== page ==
Maligawila Buddha Statue, Ancient Sri Lankan Art and Devotion

The Buddhist Channel, 20 June 2024

Colombo, Sri Lanka -- The Maligawila Buddha statue, standing majestically in Sri Lanka's Moneragala District, is a symbol of ancient Buddhist artistry and religious devotion.

Carved from a single limestone rock in the 7th century by Prince Aggabodhi, this statue is not only the tallest free-standing ancient Buddha figure in Sri Lanka but also a testament to the enduring legacy of Buddhist culture in the region. The statue's journey from its creation to its restoration in the 20th century highlights the dedication of those who sought to preserve and honor this cultural treasure.

Historical Significance and Construction

The Maligawila Buddha statue was commissioned by Prince Aggabodhi, the ruler of Ruhuna, during the 7th century. According to the ancient chronicle Chulavamsa, the statue was part of a larger religious complex that included the Pathma Vihara temple. The statue, carved from a single limestone block, stands at an impressive height of 37 feet 10 inches (11.53 meters), making it the tallest ancient free-standing Buddha statue in Sri Lanka.

Artistic Features

The statue is an exemplary representation of ancient Sri Lankan Buddhist sculpture, showcasing the asisa mudra, a variation of the Abhaya mudra. This mudra symbolizes protection, reassurance, and the dispelling of fear. The Buddha is depicted clutching his robe at the left shoulder, with his right hand raised to the shoulder level, a posture that conveys serenity and spiritual assurance. The statue's design bears a close resemblance to the Avukana Buddha statue, another significant example of standing Buddha images from ancient Sri Lanka.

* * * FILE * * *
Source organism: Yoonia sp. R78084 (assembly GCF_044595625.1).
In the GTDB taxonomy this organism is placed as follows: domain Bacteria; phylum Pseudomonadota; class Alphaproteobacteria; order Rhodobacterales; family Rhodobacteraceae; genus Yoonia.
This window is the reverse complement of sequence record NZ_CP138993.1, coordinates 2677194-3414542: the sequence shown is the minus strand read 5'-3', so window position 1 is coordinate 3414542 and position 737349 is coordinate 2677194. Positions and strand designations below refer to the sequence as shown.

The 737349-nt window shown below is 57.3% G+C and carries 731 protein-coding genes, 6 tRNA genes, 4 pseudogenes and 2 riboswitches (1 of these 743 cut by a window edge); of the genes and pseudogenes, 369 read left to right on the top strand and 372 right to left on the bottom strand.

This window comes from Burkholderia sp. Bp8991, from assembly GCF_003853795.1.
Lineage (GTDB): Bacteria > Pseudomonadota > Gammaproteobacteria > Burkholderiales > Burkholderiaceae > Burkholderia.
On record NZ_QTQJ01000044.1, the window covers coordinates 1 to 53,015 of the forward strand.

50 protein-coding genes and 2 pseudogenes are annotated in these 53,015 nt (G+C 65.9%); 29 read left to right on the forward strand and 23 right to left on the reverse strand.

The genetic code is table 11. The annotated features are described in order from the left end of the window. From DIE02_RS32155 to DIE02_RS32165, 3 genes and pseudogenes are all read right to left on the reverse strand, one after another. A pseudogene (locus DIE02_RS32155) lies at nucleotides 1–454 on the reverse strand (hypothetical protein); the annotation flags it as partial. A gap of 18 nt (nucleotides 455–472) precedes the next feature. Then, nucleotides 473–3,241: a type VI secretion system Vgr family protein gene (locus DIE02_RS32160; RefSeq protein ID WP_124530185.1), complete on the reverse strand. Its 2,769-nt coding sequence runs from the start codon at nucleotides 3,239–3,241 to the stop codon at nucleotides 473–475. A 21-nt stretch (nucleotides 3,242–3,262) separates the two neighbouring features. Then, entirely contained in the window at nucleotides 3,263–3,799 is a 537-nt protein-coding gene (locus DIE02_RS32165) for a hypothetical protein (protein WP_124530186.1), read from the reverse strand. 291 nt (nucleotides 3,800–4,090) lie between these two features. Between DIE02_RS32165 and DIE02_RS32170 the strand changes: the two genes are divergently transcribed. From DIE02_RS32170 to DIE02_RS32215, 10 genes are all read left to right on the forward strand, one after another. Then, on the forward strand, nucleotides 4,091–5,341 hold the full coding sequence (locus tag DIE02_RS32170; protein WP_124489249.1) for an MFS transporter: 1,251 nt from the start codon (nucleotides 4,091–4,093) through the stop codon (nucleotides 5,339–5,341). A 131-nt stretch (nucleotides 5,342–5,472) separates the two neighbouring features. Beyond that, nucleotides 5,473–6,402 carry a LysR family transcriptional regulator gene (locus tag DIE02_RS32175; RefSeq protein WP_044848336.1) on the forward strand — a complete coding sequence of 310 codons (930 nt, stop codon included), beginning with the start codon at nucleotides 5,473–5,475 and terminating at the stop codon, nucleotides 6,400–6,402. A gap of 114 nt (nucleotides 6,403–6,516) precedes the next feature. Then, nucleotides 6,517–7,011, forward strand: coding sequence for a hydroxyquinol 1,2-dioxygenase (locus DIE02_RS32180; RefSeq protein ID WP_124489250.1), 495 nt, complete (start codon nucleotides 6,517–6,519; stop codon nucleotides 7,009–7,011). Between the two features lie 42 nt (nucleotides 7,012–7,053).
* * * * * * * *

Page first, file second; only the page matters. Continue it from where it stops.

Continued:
Surrounding the statue are ruins indicating the presence of an image house that once protected this sacred figure. The structure, measuring about 80 feet in length and breadth with 4-foot-thick walls, would have been approximately 65 feet high, further emphasizing the importance of the site in ancient times.

Discovery and Restoration

The statue's rediscovery in 1951 marked the beginning of a significant restoration journey. By then, the statue had fallen from its pedestal and was broken into several pieces, largely due to damage inflicted by treasure hunters around 1948. Initial attempts to restore the statue in 1974 were unsuccessful, but a renewed effort in 1980 under President Ranasinghe Premadasa's direction finally saw the statue re-erected.

The restoration was a meticulous process, involving the repair of several damaged pieces, including the right hand, face, and feet. The restoration effort was spearheaded by Lankem Ceylon PLC, with chief technical advisor Mr. Kirthi Samarasuriya developing an epoxy adhesive to chemically bond the statue's pieces. The successful re-erection of the statue was carried out by Mr. Gemunu Silva of the State Engineering Corporation and Mr. H.A. Wijegunawardhana, Chief Engineer of the Sri Lanka Ports Authority. This monumental task underscored the dedication and technical prowess of those involved.

Cultural and Religious Impact

Today, the Maligawila Buddha statue stands as a prominent pilgrimage site, attracting thousands of devotees and tourists each year. Its towering presence and historical significance continue to inspire awe and reverence, making it a vital part of Sri Lanka's cultural and religious landscape. Pilgrims visit the site to pay homage and seek spiritual solace, reflecting the enduring impact of Buddhism on the region's culture and history.

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